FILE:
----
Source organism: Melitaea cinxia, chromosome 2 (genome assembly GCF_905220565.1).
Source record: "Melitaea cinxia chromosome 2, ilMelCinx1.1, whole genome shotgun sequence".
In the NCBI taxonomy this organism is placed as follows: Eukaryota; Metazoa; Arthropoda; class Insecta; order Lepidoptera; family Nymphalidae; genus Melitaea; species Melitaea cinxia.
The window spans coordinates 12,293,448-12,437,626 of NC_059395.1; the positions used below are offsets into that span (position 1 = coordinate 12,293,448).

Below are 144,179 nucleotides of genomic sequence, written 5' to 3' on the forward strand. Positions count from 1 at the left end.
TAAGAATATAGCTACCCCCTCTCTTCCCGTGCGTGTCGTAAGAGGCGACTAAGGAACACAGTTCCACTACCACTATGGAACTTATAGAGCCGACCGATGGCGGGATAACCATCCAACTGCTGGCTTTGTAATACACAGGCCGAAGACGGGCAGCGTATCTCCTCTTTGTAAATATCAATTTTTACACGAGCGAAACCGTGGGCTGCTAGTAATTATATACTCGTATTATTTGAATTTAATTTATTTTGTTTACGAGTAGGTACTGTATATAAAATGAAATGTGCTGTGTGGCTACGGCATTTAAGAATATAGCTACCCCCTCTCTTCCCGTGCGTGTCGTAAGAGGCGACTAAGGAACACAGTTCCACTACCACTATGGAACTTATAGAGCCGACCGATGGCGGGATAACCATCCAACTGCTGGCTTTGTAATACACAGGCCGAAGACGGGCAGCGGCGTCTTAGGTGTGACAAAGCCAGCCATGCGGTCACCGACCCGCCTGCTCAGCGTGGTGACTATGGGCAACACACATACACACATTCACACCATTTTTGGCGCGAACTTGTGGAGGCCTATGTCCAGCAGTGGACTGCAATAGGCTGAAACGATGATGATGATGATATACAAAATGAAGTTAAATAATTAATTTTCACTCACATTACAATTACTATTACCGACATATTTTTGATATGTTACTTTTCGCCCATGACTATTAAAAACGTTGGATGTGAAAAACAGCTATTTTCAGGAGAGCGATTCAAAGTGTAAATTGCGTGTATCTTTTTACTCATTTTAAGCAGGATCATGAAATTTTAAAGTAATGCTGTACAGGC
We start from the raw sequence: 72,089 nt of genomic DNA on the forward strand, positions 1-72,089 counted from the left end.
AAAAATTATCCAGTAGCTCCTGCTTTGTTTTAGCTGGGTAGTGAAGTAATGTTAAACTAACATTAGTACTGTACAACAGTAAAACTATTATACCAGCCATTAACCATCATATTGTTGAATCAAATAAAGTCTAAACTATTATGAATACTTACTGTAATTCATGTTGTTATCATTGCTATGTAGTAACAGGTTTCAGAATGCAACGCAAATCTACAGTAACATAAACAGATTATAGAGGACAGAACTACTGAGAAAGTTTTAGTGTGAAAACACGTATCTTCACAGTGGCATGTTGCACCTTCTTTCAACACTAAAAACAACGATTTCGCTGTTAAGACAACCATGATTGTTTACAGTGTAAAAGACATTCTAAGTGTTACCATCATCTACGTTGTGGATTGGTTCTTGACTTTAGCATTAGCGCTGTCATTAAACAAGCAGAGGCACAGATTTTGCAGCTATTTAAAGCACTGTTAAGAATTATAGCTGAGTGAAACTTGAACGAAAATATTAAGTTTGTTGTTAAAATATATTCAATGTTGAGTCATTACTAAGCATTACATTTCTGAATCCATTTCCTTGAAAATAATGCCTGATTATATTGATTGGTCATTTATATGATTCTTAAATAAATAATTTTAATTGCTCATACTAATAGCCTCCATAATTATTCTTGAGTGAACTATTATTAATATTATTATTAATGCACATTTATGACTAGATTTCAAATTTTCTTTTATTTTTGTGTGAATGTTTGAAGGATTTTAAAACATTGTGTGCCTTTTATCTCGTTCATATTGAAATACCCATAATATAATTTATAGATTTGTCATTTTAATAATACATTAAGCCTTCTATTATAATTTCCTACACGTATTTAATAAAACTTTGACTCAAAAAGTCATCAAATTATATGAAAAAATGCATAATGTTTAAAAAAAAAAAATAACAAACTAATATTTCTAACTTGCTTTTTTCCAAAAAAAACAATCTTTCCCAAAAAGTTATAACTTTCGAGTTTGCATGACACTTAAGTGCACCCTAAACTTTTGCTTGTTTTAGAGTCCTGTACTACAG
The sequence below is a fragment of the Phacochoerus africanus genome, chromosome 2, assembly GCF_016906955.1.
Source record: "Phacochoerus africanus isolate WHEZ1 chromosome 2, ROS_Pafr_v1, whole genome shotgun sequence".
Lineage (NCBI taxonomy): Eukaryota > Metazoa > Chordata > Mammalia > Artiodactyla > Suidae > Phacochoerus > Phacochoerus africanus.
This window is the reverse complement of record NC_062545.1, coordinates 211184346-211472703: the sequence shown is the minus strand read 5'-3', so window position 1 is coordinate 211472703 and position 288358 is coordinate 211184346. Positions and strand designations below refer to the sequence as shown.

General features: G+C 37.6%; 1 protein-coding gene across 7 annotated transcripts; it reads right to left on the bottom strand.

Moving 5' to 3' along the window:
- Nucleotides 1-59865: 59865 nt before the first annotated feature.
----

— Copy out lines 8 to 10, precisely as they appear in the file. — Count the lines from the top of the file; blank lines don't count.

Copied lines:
AAAAATTATCCAGTAGCTCCTGCTTTGTTTTAGCTGGGTAGTGAAGTAATGTTAAACTAACATTAGTACTGTACAACAGTAAAACTATTATACCAGCCATTAACCATCATATTGTTGAATCAAATAAAGTCTAAACTATTATGAATACTTACTGTAATTCATGTTGTTATCATTGCTATGTAGTAACAGGTTTCAGAATGCAACGCAAATCTACAGTAACATAAACAGATTATAGAGGACAGAACTACTGAGAAAGTTTTAGTGTGAAAACACGTATCTTCACAGTGGCATGTTGCACCTTCTTTCAACACTAAAAACAACGATTTCGCTGTTAAGACAACCATGATTGTTTACAGTGTAAAAGACATTCTAAGTGTTACCATCATCTACGTTGTGGATTGGTTCTTGACTTTAGCATTAGCGCTGTCATTAAACAAGCAGAGGCACAGATTTTGCAGCTATTTAAAGCACTGTTAAGAATTATAGCTGAGTGAAACTTGAACGAAAATATTAAGTTTGTTGTTAAAATATATTCAATGTTGAGTCATTACTAAGCATTACATTTCTGAATCCATTTCCTTGAAAATAATGCCTGATTATATTGATTGGTCATTTATATGATTCTTAAATAAATAATTTTAATTGCTCATACTAATAGCCTCCATAATTATTCTTGAGTGAACTATTATTAATATTATTATTAATGCACATTTATGACTAGATTTCAAATTTTCTTTTATTTTTGTGTGAATGTTTGAAGGATTTTAAAACATTGTGTGCCTTTTATCTCGTTCATATTGAAATACCCATAATATAATTTATAGATTTGTCATTTTAATAATACATTAAGCCTTCTATTATAATTTCCTACACGTATTTAATAAAACTTTGACTCAAAAAGTCATCAAATTATATGAAAAAATGCATAATGTTTAAAAAAAAAAAATAACAAACTAATATTTCTAACTTGCTTTTTTCCAAAAAAAACAATCTTTCCCAAAAAGTTATAACTTTCGAGTTTGCATGACACTTAAGTGCACCCTAAACTTTTGCTTGTTTTAGAGTCCTGTACTACAG
The sequence below is a fragment of the Phacochoerus africanus genome, chromosome 2, assembly GCF_016906955.1.
Source record: "Phacochoerus africanus isolate WHEZ1 chromosome 2, ROS_Pafr_v1, whole genome shotgun sequence".